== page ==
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The election recount spotlight is on Florida, with three hotly contested races. Also on the Monday rundown: Can women sustain their record election gains? And a bill in Congress would help fund preservation of historic sites.

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Depressed by Dialup, Groups Call for Action on Broadband, Net Neutrality

February 15, 2010

DENVER - Depressed by dial-up, hundreds of organizations across the country have declared today a day of action, to call attention to the need for affordable, high-speed access to an open Internet in communities of all sizes. Amalia Deloney, coordinator for the Media Action Grassroots Network (MAG-net), says many areas of Colorado have outgrown their old dial-up modems, but don't yet have affordable broadband options.

"There's people in communities of color, low-income communities, rural areas, struggling suburban areas, that understand the importance of Internet; that it's no longer a luxury, it's a necessity."

Deloney says the U.S. Federal Communications Commission (FCC) could help bridge the digital divide between communities if its new National Broadband Plan extends the existing Universal Service Fund rules and resources to broadband and mobile devices. The plan will be presented to Congress next month. Local groups in Colorado are asking regulators and lawmakers to take steps to increase broadband access and ensure network neutrality.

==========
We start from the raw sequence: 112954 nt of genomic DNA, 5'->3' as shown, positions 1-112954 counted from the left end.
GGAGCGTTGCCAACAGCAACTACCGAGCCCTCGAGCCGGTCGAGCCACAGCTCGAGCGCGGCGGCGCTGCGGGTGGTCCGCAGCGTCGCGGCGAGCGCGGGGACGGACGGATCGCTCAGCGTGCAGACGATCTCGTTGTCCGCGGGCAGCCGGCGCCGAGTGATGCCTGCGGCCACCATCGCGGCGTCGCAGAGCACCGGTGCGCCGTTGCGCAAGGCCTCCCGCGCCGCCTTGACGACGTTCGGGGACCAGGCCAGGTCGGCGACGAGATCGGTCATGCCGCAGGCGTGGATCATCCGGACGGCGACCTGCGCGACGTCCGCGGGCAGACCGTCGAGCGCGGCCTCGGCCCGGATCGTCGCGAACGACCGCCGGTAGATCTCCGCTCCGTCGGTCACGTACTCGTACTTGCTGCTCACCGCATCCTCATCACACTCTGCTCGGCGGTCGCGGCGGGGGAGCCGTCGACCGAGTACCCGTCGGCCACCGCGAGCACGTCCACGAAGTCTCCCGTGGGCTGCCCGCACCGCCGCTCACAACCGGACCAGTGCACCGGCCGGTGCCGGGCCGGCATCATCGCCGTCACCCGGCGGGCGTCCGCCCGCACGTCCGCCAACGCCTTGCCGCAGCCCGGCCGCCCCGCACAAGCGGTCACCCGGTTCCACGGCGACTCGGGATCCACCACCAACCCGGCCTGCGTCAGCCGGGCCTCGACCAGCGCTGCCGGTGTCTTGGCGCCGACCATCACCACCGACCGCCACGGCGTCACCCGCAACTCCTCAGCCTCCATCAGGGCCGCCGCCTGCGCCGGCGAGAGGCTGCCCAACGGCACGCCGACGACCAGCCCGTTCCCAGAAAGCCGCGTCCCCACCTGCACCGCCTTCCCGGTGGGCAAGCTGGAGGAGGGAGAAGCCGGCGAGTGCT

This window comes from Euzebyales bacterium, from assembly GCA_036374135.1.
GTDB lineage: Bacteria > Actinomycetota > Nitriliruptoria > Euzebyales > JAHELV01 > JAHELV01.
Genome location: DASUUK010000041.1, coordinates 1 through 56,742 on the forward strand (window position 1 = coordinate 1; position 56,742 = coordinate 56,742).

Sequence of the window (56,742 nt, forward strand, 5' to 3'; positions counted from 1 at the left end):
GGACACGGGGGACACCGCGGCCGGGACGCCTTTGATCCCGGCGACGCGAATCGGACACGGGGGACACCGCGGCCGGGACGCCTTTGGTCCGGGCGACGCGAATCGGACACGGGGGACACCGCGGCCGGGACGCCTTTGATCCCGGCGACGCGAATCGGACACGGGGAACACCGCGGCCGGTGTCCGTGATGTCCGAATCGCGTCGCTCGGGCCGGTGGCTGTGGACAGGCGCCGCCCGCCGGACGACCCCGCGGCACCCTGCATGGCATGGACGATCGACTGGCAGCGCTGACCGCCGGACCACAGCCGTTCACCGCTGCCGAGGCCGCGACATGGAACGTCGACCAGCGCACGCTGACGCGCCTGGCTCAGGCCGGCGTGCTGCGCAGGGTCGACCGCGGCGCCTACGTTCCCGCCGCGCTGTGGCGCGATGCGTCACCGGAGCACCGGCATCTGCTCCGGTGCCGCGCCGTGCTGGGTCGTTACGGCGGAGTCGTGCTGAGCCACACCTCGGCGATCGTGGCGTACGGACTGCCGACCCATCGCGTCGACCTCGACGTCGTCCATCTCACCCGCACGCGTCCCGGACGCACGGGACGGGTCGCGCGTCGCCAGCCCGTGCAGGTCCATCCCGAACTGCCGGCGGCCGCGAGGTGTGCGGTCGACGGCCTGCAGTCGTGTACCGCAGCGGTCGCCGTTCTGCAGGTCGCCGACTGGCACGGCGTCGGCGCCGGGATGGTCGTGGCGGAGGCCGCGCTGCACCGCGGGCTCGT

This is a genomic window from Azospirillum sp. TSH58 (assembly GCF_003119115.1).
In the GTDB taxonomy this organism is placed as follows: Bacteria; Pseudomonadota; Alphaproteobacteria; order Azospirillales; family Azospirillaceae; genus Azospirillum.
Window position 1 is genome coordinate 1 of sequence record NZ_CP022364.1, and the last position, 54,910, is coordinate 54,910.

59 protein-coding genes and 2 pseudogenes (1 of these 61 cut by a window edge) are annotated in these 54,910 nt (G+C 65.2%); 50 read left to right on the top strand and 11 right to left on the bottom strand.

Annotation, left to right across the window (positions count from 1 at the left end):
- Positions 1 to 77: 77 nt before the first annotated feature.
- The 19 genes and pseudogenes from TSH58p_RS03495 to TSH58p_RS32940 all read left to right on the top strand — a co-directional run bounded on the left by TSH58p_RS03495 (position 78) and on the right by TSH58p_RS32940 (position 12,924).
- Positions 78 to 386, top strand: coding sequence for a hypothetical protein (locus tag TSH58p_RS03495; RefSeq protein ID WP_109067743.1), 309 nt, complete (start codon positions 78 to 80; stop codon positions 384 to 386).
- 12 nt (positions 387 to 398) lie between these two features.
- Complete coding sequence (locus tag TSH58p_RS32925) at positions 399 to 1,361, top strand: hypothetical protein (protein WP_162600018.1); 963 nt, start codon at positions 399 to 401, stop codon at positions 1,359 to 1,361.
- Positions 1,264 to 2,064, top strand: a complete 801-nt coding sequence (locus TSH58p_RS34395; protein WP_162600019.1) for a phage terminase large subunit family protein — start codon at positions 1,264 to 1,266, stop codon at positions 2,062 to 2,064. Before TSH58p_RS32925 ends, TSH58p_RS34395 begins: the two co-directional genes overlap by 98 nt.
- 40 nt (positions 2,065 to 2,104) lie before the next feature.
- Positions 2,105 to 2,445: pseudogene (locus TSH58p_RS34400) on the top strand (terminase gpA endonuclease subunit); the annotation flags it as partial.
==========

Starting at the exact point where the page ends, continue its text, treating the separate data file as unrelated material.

Deloney says an open Internet with guaranteed network neutrality is essential to ensure that every idea has a chance to be communicated.

"You know, that's important, whether it's about small business development; whether it's artists being able to exchange music online; whether it's immigrant communities who need to be able to access Skype to be able to have conversations with communities back in their countries of origin."

Making "net neutrality" the rule would prevent Internet providers from blocking or slowing down certain kinds of online content in favor of others. Providers such as Comcast argue that they should have the power to operate their networks however they see fit, but the FCC claims it has broad jurisdiction over many forms of interstate communication, including the Internet.

More information is at pitch.pe/44969

Eric Mack, Public News Service - CO